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How To Protect Your Life Partner In A Florida Estate Plan

How To Protect Your Life Partner In A Florida Estate Plan | Boca Raton Florida Estate Planning Attorney | Call (561) 955-8515

It is becoming more common for couples to live together without getting married and without any legal agreements in place. There are many reasons why people bypass marriage and simply live together, and finances are often at the top of the list. Perhaps one person has debt the other does not want to incur, maybe the couple is older and does not want to lose their tax benefits, family members may object to the marriage and other reasons. Whatever the reason, you can still protect your life partner financially when you pass or if you become ill, and prevent expensive and stressful Estate Litigation.

If you live in Florida and have a life partner but are not married, it is crucial to begin your Estate Planning now.

Estate Planning may sound like it’s only for the wealthy, but you need to plan to care for your loved ones if you should become incapacitated or after your death.

Living Together With a Mortgage

Florida does not recognize common law marriage. This means that your life partner is not entitled to the home or any other of your assets when you die. Both names must be on the deed for the house to pass to your partner. Regardless of whether they lived there, can prove they made the mortgage payments, paid for the home’s upkeep… it doesn’t matter. Legally, if your partner’s name is don’t on the deed, they are not an owner of your home.

But it’s not just your house; unless you have a Will or an Estate Plan, your life partner will not inherit your property and will be excluded from the decision-making process if you become incapacitated or die.

Estate Planning Tips To Protect Your Life Partner

Estate Planning consists of more than simply writing your Will. Here are some tips that a Florida Estate Planning Attorney can discuss with you to create a legal plan to protect your life partner if something should happen to you:

  • Own property jointly
    Have both you and your life partner’s names should be on the deed to your house. When one person passes, the home will still belong to the other person and not be sold through the courts or pass to your legal heirs.
  • Name them your health care surrogate
    If you are in an accident or suddenly become incapacitated, your partner will have no legal right to decide on your behalf if you are not married and not named your caregiver. You can name your life partner your health care surrogate independently or in conjunction with a Living Will.
  • Establish a Durable Power of Attorney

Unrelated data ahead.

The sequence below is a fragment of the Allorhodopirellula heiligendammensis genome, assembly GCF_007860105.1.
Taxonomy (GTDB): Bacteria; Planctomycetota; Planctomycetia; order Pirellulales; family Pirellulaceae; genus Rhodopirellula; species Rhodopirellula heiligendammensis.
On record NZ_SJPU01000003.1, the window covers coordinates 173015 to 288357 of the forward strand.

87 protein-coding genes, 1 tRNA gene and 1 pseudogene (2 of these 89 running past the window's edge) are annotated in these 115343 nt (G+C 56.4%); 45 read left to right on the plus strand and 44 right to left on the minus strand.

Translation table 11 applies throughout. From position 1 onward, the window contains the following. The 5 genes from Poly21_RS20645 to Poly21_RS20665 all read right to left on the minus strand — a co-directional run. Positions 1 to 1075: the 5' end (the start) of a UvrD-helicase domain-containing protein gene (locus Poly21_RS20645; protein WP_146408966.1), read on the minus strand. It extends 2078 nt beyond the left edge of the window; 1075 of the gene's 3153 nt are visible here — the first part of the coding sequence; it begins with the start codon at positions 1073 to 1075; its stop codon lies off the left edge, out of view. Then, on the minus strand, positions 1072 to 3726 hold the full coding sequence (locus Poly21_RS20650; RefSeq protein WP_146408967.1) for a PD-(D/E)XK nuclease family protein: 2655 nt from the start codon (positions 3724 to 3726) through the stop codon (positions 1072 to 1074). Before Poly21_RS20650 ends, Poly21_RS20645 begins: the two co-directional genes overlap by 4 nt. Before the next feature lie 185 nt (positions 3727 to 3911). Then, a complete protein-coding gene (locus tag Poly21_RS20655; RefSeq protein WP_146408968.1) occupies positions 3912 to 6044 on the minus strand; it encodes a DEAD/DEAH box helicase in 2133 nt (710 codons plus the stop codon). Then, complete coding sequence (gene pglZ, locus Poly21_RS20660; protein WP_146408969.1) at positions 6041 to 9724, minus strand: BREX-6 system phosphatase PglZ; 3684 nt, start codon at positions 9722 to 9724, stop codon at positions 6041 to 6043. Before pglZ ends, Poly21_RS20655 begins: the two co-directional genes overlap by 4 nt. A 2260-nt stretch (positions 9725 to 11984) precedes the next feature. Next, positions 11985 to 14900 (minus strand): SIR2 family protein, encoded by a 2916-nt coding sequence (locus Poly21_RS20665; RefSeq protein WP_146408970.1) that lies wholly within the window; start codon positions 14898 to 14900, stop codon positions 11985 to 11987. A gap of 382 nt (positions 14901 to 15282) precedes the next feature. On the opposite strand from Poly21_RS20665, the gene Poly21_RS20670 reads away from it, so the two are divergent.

A Durable Power of Attorney authorizes your partner to handle matters such as your finances or make health care decisions on your behalf.
  • Name your partner as your beneficiary
    All of your bank accounts and retirement accounts allow you to name a beneficiary when you die. Now is an excellent time to review those documents and add your partner’s name if needed.
  • Include them in your Will
    Having your life partner included in your legal Will allows you to legally distribute assets to them, name them as a guardian to your children and help them financially after you pass.
  • Establish a Revocable Trust instead of a Will
    A Trust works similarly to a Will in that it allows you to name the beneficiaries of your assets after you are deceased. But unlike a Will, A Revocable Trust is kept private instead of being made public through the courts.

These are just a few of the issues you can discuss with your Florida Estate Planning Attorney to protect your life partner if you become ill, incapacitated or pass away.

Why You Need a South Florida Estate Planning Attorney

Meeting with an experienced Estate Planning Attorney will ensure that you have an Estate Plan that is specific to you and your needs (not some generic form found online). An Estate Plan saves your heirs time, money and stress and can prevent costly Estate Litigation.

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We Are Your Trusted South Florida Estate Planning Attorney

At the Siegel Law Group, we understand that protecting your loved ones after you pass is of the utmost importance, and we are here to help with your Estate Planning needs. Call us today for a complimentary consultation at (561) 955-8515, or contact us through our website for more information.


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